There were a lot of last-minute changes to the tax code for 2011, including the payroll tax holiday. This not only means a lot of changes for individual tax payers, but also for those who pay self employment tax.
How The Payroll Tax Holiday Affects Self Employment Tax
Normally, the self employment tax would include both the employer’s and employee’s share of the Medicare and Social Security Tax. So the self employment tax rate would normally be 15.3% – 12.4% for Social Security Tax (6.2% for both the employee and employer share), and 2.9% for Medicare (1.45% for both).
Due to the payroll tax holiday, the employee share of the Social Security Tax has been reduced to 4.2%, with the employer share staying the same. This means that now the full self employment tax for 2011 will be 13.3% – 10.4% to cover the Social Security Tax.
The IRS had this to say regarding Medicare:
The Hospital Insurance (HI) or Medicare tax remains at 1.45% of wages, for both employee and employer. Employers should not make any adjustment to the withholding and payment of Medicare tax for any employees, including government employees who are covered by Medicare tax only (not social security).
How To Implement The New Self Employment Tax Rate And Payroll Tax Holiday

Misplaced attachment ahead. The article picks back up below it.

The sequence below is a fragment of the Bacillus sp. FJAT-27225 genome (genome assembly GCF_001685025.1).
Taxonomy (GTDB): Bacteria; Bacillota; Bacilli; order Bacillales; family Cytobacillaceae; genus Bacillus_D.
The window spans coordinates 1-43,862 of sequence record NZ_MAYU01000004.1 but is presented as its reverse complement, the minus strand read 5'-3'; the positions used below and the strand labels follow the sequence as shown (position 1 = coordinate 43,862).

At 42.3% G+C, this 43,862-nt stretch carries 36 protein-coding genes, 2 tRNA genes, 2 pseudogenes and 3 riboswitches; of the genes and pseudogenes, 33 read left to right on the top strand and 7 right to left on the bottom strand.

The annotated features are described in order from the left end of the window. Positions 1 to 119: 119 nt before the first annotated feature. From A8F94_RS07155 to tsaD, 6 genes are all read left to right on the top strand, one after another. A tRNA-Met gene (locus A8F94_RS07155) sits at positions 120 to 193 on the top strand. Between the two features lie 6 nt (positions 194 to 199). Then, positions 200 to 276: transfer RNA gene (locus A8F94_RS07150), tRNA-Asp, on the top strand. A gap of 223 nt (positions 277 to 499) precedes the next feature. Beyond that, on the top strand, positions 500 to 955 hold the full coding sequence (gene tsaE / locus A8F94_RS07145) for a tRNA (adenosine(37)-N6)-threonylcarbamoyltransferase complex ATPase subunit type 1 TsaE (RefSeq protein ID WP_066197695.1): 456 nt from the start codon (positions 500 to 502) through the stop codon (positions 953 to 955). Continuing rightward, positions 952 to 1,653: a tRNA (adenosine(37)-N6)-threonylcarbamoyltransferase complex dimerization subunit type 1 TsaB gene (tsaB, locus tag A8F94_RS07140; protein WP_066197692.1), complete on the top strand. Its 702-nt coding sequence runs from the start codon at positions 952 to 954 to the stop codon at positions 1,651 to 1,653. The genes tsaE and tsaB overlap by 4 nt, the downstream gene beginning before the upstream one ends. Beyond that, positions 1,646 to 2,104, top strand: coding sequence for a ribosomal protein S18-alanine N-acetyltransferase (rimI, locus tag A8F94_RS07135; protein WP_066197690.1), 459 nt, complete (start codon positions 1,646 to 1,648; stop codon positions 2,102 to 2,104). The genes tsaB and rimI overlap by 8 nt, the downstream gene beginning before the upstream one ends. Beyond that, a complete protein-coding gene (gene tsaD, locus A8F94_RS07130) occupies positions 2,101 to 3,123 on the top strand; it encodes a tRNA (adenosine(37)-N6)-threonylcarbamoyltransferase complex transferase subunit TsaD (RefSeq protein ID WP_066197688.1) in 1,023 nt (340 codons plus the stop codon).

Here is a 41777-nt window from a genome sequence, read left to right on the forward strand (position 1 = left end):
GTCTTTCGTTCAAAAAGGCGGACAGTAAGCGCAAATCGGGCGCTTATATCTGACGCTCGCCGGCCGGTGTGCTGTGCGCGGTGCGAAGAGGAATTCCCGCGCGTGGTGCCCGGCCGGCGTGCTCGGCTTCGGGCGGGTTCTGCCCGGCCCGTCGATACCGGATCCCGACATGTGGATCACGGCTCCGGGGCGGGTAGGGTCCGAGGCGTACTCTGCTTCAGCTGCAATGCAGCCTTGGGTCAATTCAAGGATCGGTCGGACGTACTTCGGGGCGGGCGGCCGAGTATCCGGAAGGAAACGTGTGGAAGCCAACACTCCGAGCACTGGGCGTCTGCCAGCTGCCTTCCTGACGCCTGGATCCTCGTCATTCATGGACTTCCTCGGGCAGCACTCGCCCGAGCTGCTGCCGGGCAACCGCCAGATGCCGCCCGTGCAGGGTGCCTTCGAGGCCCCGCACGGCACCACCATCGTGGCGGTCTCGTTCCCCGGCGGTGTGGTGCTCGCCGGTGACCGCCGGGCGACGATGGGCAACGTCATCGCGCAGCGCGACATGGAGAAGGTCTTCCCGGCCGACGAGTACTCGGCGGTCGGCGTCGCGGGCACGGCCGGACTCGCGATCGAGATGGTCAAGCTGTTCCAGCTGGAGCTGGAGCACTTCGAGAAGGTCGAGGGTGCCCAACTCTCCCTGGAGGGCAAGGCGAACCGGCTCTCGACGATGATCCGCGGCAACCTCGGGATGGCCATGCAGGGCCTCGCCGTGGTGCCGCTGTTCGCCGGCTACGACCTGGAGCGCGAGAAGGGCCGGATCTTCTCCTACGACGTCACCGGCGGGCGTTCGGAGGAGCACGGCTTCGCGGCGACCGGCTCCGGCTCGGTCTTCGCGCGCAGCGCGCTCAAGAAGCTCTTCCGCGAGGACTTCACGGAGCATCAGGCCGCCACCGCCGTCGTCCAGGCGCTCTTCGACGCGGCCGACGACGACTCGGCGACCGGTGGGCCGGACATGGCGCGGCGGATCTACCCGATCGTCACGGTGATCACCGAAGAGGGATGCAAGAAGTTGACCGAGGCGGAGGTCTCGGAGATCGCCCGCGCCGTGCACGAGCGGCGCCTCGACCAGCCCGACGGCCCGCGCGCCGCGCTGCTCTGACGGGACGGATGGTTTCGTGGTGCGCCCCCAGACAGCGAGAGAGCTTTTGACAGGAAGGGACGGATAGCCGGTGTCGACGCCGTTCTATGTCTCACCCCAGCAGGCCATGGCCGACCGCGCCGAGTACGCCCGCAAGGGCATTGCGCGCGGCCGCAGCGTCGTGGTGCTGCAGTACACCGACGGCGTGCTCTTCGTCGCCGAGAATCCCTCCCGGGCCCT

Since self employed individuals pay their Social Security Tax through estimated tax payments four times a year, they can apply the lower tax rates while calculating their estimated payment.
If you are reading this and you have employees, then you are responsible for adjusting the withholding rates of your employees. You will have until January 31, 2011 to make the change in their payroll systems, due to the late passing of the Tax Relief Act (which also lead to the tax filing delay, and the tax deadline being extended).
How Much Can The Payroll Tax Holiday Cut From Your Self Employment Tax Bill?
The payroll tax holiday essentially means that workers who currently pay into the Social Security system will receive a 2% pay increase in 2011. For 2011, Social Security OASDI (Old-Age, Survivors, and Disability Insurance) payroll tax is only applied to the first $106,800 that a taxpayer earns, and so the benefit will only be fully realized by workers who make that or less in 2011.
So the most that any worker can save from this change is $2,136 (2% of the $106,800 wage base).
What To Do With The Extra Money?
That’s the second time I’ve been asked that question! You can use the extra money to increase your retirement account by taking advantage of the 401k contribution limits or at least enough to get the full 401k employer match!
photo by Saad.Akhtar
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